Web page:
PHOENIX (AP) -- President Barack Obama is asking the nation's governors to help him convince Congress to act and prevent 85 billion dollars in automatic budget cuts.
"I know as a leader you want all the help you can get so you call out to anyone who will listen," said Governor Jan Brewer, in Washington for the National Governors Association. "I think it is probably asking a little much of Republicans at least to go up there."
The White House has released a list of impacts to Arizona from automatic budget cuts that are set to take hold this week. The Governor says she is concerned.
"I'm concerned about the cuts given to the economy and the loss of jobs in Arizona because we've worked so hard," said Governor Brewer.
The White House compiled the numbers from federal agencies and its own budget office. The numbers reflect the impact of the cuts this year. Unless Congress acts by Friday, $85 billion in cuts are set to take effect from March-September.
As to whether states could move money around to cover shortfalls, the White House said that depends on state budget structures and the specific programs. The White House didn't have a list of which states or programs might have flexibility.
The White House says the losses that Arizona would incur as a result of the automatic budget cuts include:
- $17.7 million in lost funding for K-12 schools. The lost funding could result in about 240 teaching and aide jobs being put at risk. Additionally, Arizona would lose about $10 million for 120 teachers and staff who help children with disabilities.
- Head Start services would be eliminated for about 1,000 children in Arizona.
- About 2,300 fewer low-income students in Arizona would receive aid to help them finance the costs of college and around 330 fewer students will get work-study jobs that help them pay for college.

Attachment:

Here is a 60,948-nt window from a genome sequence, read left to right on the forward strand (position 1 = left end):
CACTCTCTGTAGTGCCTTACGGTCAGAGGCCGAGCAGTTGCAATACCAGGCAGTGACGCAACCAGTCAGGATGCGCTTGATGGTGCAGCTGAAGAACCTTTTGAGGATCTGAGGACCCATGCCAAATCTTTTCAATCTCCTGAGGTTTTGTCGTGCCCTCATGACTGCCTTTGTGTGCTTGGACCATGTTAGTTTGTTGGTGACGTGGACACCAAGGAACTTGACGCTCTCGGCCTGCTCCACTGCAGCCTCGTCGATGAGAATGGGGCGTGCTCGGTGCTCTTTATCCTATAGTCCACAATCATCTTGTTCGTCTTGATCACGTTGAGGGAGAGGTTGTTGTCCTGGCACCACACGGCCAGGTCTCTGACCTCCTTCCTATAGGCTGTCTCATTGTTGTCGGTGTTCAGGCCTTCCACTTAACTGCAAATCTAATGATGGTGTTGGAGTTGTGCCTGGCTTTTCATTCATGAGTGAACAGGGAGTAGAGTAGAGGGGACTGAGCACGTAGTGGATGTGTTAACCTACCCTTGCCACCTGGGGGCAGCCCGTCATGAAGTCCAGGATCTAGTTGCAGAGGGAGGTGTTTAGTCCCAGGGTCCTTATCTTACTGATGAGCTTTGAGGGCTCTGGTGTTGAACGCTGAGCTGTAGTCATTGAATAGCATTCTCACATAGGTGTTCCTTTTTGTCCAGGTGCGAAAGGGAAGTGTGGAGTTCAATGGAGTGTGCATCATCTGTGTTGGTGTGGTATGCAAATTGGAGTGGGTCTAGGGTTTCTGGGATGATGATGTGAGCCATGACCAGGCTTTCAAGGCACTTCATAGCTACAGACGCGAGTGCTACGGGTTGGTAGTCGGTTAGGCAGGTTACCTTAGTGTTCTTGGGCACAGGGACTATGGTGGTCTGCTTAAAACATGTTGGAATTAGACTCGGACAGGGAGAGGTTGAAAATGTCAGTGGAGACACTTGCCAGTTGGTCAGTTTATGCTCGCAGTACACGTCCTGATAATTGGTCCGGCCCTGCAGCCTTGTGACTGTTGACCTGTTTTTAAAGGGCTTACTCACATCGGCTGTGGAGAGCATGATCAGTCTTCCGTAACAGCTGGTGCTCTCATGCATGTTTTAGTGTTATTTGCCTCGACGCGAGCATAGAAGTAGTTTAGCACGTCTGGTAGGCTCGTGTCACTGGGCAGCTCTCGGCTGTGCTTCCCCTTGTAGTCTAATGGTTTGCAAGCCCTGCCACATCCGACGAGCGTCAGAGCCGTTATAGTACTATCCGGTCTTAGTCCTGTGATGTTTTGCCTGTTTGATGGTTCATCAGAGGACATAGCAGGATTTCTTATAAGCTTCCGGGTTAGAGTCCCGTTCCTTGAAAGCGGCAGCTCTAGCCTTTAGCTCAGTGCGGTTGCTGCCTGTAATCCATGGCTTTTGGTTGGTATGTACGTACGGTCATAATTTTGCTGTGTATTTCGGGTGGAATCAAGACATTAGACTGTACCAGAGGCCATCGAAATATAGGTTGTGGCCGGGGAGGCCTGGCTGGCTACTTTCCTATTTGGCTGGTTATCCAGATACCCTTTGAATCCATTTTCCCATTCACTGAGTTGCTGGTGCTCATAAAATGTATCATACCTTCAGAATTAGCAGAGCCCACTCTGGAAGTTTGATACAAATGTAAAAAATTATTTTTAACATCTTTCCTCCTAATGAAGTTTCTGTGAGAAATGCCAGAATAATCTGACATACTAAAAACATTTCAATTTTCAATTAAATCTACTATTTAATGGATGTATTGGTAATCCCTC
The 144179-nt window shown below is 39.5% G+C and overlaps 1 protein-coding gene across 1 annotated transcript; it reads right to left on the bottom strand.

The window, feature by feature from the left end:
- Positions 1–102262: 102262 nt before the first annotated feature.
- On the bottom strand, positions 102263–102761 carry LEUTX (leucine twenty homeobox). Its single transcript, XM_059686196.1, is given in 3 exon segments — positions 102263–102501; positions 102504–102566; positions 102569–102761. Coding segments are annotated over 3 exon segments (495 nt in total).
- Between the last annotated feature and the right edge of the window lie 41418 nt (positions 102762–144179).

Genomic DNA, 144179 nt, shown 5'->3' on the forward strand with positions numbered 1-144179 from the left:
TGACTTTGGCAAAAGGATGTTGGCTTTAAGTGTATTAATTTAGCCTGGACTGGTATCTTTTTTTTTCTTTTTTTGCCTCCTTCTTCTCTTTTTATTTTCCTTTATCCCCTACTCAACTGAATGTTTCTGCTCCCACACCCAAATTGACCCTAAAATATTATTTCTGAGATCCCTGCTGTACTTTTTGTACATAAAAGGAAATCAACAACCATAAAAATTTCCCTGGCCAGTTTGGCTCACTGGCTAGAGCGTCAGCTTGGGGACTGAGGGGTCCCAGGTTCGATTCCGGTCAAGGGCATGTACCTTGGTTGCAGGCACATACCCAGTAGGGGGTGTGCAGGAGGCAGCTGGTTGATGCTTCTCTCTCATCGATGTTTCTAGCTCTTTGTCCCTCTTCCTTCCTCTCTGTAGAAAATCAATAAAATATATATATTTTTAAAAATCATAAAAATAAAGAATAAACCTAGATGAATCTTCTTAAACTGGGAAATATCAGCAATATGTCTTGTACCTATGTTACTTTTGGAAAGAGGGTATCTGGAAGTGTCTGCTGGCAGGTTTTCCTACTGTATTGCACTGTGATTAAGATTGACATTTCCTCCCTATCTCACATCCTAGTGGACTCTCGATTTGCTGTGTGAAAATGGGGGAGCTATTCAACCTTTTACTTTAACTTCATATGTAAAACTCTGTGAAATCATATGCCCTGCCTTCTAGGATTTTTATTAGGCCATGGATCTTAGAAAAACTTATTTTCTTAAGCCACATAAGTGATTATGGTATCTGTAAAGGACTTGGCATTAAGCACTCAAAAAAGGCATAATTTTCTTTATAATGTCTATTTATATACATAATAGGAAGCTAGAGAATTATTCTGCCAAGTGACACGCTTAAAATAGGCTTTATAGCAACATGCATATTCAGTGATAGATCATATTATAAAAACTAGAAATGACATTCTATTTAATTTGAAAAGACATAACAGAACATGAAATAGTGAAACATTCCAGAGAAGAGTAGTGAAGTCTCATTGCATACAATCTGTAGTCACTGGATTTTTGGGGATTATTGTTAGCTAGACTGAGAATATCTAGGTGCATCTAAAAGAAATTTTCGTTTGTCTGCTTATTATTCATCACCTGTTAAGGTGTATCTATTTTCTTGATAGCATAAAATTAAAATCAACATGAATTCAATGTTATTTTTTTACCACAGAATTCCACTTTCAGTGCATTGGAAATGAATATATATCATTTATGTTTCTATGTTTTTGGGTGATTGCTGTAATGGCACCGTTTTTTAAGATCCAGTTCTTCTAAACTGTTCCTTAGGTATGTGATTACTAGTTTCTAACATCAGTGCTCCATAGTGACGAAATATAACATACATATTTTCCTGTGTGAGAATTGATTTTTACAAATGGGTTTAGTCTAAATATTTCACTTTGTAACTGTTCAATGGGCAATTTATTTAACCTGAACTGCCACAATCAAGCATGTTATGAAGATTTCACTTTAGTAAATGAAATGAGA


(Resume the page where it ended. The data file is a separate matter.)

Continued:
- Arizona would lose $2.1 million in funding for efforts to protect air and water and guard against pollution from pesticides and hazardous waste.
- About 10,000 civilian employees for the Department of Defense would be furloughed. That would reduce gross pay by $52 million.
- Arizona would lose $298,000 in grants for law enforcement.
- Arizona would lose $781,000 in funding for job-search assistance. That translates to 26,000 fewer people getting help to find jobs.
- Up to 500 disadvantaged and vulnerable children could lose access to child care.
- About 2,500 fewer children will receive vaccines for measles, mumps, rubella, tetanus, whooping cough, influenza and Hepatitis B.
- The state will lose $611,000 for improving its ability to respond to public health threats, such as infectious diseases, natural disasters and other events. In addition, Arizona will lose about $1.9 million in grants to help prevent and treat substance abuse. The state also will lose $186,000 resulting in around 4,600 fewer HIV tests.
- Arizona could lose up to $132,000 for services to victims of domestic violence, meaning 500 fewer victims could be served.
- More than $1 million for providing meals to seniors could be lost.
- U.S. Customs and Border Protection will not be able to keep the same staffing levels of Border Patrol agents and CBP officers. Funding and staffing reductions would increase wait times at airports and weaken security between ports of entry. The White House didn't provide specific financial figures on how the budget cuts will affect ports of entry in Arizona.